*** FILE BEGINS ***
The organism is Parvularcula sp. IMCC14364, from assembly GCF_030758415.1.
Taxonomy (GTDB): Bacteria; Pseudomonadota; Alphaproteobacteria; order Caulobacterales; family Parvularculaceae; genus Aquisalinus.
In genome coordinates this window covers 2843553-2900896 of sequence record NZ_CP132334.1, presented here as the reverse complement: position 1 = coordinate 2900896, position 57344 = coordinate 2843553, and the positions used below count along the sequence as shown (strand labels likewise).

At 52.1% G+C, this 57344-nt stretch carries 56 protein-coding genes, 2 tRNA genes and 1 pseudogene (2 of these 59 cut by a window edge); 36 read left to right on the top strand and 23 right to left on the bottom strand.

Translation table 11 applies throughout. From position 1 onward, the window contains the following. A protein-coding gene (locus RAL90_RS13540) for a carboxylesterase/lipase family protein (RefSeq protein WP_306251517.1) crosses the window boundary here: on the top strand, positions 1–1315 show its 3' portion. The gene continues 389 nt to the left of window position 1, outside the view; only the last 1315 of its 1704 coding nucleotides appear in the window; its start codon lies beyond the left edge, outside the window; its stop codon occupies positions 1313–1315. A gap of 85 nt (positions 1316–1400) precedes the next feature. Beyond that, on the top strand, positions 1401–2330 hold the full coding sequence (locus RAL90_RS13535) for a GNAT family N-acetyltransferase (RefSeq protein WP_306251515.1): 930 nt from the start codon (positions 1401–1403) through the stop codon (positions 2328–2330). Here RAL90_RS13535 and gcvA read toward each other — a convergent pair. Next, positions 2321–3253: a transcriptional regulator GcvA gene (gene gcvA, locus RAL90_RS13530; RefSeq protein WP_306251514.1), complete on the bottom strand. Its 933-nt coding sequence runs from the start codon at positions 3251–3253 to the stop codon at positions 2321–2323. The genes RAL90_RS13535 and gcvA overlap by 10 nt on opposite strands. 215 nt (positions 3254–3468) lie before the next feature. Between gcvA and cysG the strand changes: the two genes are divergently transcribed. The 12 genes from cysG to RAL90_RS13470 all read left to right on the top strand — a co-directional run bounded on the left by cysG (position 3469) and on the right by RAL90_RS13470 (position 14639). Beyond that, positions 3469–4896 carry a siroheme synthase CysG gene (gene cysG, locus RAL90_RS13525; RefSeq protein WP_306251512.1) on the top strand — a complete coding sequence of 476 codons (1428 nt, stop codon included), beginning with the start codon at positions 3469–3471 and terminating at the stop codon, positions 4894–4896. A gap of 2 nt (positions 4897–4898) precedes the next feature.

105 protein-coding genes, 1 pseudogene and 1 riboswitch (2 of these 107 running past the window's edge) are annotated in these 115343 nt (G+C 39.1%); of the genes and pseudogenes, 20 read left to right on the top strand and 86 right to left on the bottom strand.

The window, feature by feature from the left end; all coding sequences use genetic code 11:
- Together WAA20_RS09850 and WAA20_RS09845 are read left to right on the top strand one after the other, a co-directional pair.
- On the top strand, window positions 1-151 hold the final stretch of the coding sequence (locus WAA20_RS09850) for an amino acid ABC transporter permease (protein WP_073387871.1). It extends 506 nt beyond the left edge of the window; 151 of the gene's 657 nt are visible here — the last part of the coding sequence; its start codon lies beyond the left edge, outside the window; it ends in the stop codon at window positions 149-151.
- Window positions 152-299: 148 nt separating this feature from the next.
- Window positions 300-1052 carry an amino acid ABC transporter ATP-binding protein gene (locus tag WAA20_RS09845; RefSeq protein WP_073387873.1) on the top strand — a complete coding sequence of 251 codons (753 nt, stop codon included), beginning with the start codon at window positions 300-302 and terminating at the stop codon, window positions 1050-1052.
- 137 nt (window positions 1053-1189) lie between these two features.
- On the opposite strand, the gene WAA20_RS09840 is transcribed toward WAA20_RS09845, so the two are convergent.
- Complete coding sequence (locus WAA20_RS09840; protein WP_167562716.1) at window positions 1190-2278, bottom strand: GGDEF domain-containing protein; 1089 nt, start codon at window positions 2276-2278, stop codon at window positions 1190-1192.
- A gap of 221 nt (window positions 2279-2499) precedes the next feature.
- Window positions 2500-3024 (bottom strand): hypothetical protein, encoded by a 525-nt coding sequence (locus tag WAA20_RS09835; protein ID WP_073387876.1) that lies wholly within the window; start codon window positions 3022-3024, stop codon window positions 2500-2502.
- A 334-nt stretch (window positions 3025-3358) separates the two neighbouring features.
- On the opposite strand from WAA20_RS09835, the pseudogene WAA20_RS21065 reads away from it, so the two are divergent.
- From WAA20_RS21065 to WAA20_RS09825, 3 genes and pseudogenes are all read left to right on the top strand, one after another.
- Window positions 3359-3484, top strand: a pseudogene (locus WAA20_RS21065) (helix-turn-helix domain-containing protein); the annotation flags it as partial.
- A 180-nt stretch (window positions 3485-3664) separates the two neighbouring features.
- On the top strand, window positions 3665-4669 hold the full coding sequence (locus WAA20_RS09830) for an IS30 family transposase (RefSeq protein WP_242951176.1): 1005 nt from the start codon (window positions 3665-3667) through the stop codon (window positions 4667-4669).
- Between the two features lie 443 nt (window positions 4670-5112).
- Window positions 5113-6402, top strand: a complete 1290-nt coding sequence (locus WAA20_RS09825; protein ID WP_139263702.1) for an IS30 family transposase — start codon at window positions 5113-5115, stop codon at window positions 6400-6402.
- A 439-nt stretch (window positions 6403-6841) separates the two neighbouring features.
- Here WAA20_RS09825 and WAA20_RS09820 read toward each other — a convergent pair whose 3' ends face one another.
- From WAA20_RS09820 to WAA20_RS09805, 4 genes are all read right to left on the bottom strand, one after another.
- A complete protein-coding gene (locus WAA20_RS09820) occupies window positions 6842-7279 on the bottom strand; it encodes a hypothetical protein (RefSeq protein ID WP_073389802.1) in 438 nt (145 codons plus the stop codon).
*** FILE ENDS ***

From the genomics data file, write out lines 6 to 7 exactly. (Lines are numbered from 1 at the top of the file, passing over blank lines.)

105 protein-coding genes, 1 pseudogene and 1 riboswitch (2 of these 107 running past the window's edge) are annotated in these 115343 nt (G+C 39.1%); of the genes and pseudogenes, 20 read left to right on the top strand and 86 right to left on the bottom strand.

The window, feature by feature from the left end; all coding sequences use genetic code 11: